Back in the mid-2010s, there was some serious discussion over the future of the casino industry. Studies had shown that millennials were a little less interested in playing casino games than previous generations. There were many theories applied to this, ranging from interest in video games (and the by-product of esports betting) to different attitudes towards disposable income.
It is worth saying that some argued that it did not matter about millennials attitudes to gambling. That would, it was claimed, change as they got older. But the fact the issue made mainstream and financial news was important enough for casino bosses to take it seriously.
Around the same time, we started to see the arrival of skill-based games on the floors of gaming conventions. Although still in the prototype form, they caused quite a stir. A typical example was Pac-Man Battle Casino, a game based on the iconic arcade title Pac-Man. The idea was that you would play friends for money, and the outcome was not based on random chance but skill. That, some in the industry enthused, could be key to unlocking millennial interest in casino.
Blurred lines in gaming already
The move towards making casino games more like video games was not new. On top-rated sites like casino.com, you will find lots of games that have gameplay elements similar to video games. A good example is Playtech’s Age of the Gods: Prince of Olympus. It’s a slot, but certain bonus features, such as the one where you must help Hercules defeat the Hydra, are akin to video games.
But putting the focus on skill games opens up a new problem: how do you monetise it in terms of profit for the casino? We know that all casino games have a built-in advantage for the house – the so-called house edge. But if the outcome is based on skill alone, then talented players would win every time and there is no safety net for the casino.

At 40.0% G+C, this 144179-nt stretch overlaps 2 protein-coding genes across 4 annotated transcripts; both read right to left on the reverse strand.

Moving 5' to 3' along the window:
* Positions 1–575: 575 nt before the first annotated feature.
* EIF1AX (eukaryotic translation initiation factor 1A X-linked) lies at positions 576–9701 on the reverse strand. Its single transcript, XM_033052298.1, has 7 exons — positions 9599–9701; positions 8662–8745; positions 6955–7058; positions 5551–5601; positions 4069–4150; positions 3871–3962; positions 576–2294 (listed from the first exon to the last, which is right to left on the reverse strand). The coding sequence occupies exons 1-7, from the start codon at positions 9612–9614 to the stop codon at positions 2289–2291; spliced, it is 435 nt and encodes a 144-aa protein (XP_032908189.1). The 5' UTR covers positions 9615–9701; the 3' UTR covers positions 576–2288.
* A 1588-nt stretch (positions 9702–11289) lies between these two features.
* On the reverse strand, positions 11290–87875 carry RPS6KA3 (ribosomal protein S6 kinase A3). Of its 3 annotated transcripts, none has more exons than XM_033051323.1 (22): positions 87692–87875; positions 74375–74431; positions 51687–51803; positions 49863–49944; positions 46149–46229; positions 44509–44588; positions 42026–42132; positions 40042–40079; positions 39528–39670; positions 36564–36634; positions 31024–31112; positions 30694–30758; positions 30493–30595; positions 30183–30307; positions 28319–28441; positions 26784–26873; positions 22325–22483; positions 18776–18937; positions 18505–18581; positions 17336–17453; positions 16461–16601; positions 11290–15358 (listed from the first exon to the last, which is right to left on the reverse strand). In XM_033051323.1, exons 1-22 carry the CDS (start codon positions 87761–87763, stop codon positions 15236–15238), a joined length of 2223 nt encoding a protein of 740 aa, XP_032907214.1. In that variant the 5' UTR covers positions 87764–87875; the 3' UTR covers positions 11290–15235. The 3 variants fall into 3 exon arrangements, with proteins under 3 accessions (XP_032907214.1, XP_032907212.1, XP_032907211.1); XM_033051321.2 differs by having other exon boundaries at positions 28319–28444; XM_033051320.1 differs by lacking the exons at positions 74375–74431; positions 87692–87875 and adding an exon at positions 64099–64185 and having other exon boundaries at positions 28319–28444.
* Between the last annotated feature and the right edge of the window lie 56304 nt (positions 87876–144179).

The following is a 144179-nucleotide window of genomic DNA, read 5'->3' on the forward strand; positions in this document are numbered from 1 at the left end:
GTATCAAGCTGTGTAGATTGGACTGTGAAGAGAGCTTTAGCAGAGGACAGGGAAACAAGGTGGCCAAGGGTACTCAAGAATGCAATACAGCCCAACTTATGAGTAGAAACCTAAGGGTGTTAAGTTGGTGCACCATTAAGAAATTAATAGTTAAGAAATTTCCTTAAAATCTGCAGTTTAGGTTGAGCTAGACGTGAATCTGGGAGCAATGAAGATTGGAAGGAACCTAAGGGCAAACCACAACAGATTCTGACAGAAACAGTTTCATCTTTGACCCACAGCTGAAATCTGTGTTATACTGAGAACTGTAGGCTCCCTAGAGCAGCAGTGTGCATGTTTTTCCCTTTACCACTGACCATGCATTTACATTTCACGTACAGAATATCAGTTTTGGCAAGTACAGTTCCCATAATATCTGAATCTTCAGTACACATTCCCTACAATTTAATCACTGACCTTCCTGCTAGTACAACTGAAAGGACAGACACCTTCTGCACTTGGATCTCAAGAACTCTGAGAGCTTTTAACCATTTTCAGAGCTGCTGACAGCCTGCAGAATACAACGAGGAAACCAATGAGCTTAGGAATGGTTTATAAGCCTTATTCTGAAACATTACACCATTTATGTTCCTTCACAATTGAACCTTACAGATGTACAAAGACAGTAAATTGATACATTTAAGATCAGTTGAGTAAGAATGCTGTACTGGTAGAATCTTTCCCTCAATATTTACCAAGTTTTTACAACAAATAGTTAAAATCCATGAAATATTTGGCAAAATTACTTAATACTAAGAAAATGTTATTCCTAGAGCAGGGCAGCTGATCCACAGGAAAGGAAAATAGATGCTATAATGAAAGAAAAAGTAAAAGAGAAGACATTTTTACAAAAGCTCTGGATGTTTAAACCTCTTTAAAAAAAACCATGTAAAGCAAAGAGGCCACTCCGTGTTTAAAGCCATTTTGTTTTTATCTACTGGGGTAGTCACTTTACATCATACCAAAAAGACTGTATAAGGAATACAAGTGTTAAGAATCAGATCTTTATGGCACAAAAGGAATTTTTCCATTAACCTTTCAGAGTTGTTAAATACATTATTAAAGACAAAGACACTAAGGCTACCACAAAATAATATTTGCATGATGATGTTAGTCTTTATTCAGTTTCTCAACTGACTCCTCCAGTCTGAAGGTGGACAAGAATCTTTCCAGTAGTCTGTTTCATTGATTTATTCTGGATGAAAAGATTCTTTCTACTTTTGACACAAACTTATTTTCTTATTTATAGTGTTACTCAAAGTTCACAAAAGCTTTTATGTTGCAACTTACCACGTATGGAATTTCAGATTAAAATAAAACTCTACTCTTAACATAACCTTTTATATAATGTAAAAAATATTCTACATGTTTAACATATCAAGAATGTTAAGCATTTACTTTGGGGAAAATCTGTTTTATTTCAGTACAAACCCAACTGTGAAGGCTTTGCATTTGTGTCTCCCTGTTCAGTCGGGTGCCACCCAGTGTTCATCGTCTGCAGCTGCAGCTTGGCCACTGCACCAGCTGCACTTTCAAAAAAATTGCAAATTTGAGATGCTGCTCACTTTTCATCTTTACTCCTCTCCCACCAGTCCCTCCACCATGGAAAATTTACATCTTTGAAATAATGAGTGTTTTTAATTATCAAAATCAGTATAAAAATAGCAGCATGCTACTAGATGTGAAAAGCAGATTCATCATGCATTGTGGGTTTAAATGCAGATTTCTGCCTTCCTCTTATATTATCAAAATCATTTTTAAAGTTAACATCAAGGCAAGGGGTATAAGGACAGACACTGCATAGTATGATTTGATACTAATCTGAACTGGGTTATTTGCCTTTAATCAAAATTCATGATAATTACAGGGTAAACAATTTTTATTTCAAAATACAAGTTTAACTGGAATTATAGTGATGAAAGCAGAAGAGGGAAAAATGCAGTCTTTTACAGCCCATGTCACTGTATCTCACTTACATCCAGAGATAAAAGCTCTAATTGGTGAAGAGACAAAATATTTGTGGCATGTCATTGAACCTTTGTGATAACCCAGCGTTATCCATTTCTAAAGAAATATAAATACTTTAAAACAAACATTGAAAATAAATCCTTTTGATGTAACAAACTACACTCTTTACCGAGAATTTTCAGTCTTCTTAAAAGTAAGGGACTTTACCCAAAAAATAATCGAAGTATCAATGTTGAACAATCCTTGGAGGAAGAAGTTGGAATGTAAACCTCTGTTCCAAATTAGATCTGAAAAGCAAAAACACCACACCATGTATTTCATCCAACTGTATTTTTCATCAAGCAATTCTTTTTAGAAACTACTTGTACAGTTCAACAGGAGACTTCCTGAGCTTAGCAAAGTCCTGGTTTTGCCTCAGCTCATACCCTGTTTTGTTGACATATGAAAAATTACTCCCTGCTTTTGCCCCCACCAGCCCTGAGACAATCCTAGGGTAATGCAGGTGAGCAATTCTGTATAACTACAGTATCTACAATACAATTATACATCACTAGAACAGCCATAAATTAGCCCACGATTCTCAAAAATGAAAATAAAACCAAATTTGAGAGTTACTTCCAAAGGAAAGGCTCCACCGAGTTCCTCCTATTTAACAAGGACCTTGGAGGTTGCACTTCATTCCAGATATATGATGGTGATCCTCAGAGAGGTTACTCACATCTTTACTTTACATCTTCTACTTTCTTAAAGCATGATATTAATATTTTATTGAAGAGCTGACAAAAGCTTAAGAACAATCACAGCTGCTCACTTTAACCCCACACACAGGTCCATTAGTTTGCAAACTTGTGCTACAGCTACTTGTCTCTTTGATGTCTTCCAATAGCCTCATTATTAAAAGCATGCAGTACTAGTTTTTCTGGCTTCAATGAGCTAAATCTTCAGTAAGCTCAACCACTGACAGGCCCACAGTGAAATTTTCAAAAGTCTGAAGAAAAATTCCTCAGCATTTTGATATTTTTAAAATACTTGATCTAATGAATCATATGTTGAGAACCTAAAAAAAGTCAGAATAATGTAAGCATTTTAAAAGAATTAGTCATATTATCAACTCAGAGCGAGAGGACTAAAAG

And yet, there are solutions. The idea of online poker rooms exists because the poker sites charge commissions for each game – the rake. That’s one way to go, but another is through advertising. That would mean a casino game could promote itself as giving 100 per cent of the player bets back to in prize money.
IGA has huge potential
In-game advertising (IGA) has been around most of the 21st century, but it has yet to make the jump from video games to casino. In 2004, IGA generated around $34 million globally, but it had reached several billion dollars by the mid-2010s. This is expected to grow as gaming companies continue to roll out freemium games.
It’s speculative, but you could envisage a future where casinos utilise IGA as the main source of revenue ahead of player bets through the house edge. It fits well with the next stage of online casino development, which is expected to incorporate skill-based games alongside VR and AR and the continued blurring of the lines between casino and video games.
All of this should be qualified by a counter-argument that the casino industry arguably does not need to change, which can be backed up by revenues. Moreover, there are also regulatory hurdles for companies to overcome. Put simply: you might not be able to advertise in a casino game in many jurisdictions.
But there is also an inevitability about the changing habits of both gamers and gamblers. We see it already in esports, loot boxes and playing games for money within the metaverse. Casino might not need to change, but that does not mean it won’t organically. IGA is one option to explore if the industry is to enter a world where an in-built advantage is not offered by cards and roulette wheels.